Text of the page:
With modern-day skiing’s diminishing snowpack, you’ve got to learn to adjust expectations and look for alternatives to make the most of your next ski trip.

Jeanne Vance loves to ski so much that five years ago, she purchased a vacation home in the Lake Tahoe area so that she could pick up and go from her Sacramento, California home any time the mood struck. Trouble is, she sometimes finds the snow missing and then needs to look for alternative activities.

Climate change hasn’t been kind to snowsports, particularly in the West. According to Climate Central, 2011 and 2017 were the only two years in the past decade when the snowpack was above average. Around the country, 73 percent of weather stations report declining annual snowfall from 1970 onward, according to the USDA. A 2017 study by scientists in Colorado looked at several emissions scenarios and found that virtually all downhill skiing destinations around the U.S. would see drastically shorter winter seasons by 2050. Ski resorts and those who love skiing and snowboarding are finding it’s time to get creative.

The upside is that most ski resorts are located in areas already rich in natural beauty and outdoor recreation. So if the skiing sucks, there’s still plenty of other things to do. Plus, as the potential for a snowfall shortage becomes more likely, ski resorts are upping their offerings on and off the mountain and pointing visitors in the direction of nearby activities.

When Vance planned a weeklong February ski trip to Tahoe a few years back, she tracked the snow situation in the days leading up to her departure. “I knew it was a dry year so I was prepared to adjust my mindset,” she said. “The resort was open, but the conditions were so bad that it wasn’t worth trying to ski.”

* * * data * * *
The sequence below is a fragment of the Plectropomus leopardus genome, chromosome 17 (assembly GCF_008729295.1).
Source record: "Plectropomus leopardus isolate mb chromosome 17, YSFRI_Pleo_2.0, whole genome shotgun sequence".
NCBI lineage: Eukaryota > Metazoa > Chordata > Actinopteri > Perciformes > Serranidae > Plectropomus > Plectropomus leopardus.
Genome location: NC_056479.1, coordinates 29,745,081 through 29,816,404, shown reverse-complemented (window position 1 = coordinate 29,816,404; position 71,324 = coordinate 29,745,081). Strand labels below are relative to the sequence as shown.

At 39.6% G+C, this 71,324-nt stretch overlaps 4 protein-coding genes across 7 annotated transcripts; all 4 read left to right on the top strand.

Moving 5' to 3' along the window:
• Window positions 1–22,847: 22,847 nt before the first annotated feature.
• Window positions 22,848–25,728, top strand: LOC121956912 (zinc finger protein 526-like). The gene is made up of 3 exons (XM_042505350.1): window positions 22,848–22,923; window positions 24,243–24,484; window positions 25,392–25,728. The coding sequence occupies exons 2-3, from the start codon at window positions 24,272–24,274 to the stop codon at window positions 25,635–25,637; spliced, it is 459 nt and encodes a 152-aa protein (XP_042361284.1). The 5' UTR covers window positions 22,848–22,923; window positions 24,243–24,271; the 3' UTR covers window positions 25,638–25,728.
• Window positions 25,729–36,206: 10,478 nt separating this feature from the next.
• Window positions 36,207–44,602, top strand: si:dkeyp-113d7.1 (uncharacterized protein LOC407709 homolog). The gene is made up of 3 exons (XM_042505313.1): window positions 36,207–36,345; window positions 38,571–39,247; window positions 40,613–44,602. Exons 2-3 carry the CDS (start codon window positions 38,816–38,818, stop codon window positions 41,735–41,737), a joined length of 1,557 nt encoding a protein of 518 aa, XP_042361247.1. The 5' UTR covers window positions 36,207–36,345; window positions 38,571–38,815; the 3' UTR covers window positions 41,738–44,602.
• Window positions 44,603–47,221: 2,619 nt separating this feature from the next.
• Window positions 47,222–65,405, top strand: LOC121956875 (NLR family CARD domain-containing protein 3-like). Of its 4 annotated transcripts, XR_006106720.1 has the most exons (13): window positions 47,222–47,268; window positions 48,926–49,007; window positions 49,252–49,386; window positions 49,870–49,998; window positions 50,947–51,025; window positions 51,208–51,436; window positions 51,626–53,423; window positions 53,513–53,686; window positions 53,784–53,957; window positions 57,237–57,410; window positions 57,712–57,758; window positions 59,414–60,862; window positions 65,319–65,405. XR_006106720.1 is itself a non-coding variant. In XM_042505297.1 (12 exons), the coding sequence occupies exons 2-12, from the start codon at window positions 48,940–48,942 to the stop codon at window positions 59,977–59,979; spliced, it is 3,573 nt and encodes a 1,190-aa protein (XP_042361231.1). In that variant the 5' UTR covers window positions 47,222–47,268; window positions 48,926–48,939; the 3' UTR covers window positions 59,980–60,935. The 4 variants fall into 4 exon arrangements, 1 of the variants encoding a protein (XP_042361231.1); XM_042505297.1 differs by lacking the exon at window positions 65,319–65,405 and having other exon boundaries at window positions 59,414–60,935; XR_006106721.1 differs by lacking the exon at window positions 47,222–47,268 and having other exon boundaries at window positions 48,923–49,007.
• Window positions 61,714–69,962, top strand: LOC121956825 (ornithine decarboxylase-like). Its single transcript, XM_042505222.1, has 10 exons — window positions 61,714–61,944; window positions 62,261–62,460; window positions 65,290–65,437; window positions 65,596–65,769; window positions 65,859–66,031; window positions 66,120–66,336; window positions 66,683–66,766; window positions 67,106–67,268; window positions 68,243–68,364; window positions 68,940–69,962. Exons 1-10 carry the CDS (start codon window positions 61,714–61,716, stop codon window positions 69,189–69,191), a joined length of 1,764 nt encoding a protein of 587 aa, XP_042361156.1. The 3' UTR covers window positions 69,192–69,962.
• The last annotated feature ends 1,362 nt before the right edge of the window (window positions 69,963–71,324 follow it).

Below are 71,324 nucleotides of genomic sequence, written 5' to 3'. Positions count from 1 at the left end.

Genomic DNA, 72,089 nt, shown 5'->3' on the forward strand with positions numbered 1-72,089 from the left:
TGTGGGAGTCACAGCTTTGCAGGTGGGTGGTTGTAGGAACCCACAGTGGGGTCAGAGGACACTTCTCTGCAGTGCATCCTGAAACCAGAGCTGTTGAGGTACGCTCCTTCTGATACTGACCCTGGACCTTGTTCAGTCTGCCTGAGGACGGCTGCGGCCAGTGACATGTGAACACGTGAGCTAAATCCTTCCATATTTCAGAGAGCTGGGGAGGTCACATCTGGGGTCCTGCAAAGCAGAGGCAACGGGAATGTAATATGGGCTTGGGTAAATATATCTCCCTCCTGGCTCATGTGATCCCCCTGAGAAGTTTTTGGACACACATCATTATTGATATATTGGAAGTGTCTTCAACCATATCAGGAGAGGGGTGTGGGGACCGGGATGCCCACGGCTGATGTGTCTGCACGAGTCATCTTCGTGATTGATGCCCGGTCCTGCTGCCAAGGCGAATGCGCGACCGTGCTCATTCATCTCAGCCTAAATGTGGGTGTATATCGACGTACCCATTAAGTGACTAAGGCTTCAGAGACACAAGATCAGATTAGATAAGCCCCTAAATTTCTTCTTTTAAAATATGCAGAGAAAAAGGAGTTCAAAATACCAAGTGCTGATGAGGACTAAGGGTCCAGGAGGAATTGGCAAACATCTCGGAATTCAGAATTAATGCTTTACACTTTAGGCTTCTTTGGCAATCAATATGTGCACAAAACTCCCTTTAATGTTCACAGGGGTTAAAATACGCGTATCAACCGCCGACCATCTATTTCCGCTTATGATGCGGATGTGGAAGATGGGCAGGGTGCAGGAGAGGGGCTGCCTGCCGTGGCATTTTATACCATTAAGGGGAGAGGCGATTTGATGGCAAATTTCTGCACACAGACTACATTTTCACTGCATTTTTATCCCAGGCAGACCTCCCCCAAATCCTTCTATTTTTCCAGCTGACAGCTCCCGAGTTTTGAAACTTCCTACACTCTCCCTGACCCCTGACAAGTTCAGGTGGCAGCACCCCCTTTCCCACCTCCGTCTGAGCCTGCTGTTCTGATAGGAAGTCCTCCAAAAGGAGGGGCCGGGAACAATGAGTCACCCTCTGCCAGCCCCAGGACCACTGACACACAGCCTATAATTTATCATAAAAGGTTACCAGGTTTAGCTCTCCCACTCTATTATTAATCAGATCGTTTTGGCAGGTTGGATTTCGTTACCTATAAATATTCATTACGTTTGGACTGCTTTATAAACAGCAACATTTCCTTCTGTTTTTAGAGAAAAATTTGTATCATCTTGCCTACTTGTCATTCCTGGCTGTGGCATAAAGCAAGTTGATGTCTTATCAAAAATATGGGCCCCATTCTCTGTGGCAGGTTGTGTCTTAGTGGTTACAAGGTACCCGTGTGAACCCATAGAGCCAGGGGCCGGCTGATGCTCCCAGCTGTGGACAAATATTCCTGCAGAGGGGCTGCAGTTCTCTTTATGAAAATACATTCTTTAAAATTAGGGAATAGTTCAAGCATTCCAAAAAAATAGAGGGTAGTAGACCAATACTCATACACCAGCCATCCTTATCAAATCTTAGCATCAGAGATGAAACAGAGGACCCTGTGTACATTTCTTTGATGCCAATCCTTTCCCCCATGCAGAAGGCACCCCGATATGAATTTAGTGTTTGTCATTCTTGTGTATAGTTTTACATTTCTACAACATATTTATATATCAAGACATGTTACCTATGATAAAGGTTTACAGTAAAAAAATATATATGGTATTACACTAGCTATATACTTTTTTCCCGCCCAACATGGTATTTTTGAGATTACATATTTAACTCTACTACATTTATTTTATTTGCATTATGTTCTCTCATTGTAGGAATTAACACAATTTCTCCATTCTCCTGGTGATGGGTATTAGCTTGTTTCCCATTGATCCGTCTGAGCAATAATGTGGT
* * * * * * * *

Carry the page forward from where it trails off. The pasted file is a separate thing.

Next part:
Instead, Vance, an active triathlete at the time, packed her road bike, running shoes and swimsuit and put in some race training. “Incline Village, where we stay, has a fantastic rec center with a beautiful pool, so that helped,” she said. “The roads around Tahoe are perfect for getting out on a bike, too, so it all worked out, even if I was disappointed.”

Skiers slide down a lone strip of snow.

Sometimes, all you get is just enough snow to ski down.

Rob Linde, spokesperson for the Arizona Snowbowl in Flagstaff, Arizona, where snow can sometimes run scarce, said that the resort actively promotes the diversity of the area and available activities nearby. “We work closely with the visitor’s bureau to accommodate visitors looking for options beyond skiing and snowboarding,” he said. “Not far away we’ve got Sedona for hiking and mountain biking, Lake Powell for watersports and the Grand Canyon is only 75 miles away.”

Likewise, Diamond Peak, Nevada, on the north shore of Lake Tahoe, helps snow lovers find options when the snowpack is low. “If it’s a bad year, visitors can find an infinite number of trails in our backyard,” said Marketing Manager Paul Raymore. “Fat tire mountain biking is a popular option because it can handle a mix of dirt and snow.”

Ski resorts across the country are increasing their off-season services—from disc golf to downhill mountain biking to music festivals. You’ll find base-area yoga studios, guided tours of local breweries, snowshoe stargazing treks, local hot springs and treetop ropes courses. California’s Squaw Valley and Mammoth Mountain ski areas both recently opened via ferrata climbing routes, which allow visitors to scale the mountain using bolted routes. Although mainly built as summertime offerings, these activities can help provide things to do in low-snow years, too.

Outside of going ever higher in elevation to find snow, some years just won’t offer the snowpack you need for a perfect ski vacation. Learning to live with that reality and adjust your plans is the sure fire way to ensure your trip won’t go off the rails. That’s the approach Vance has taken: “For me, there’s always fun to be had.”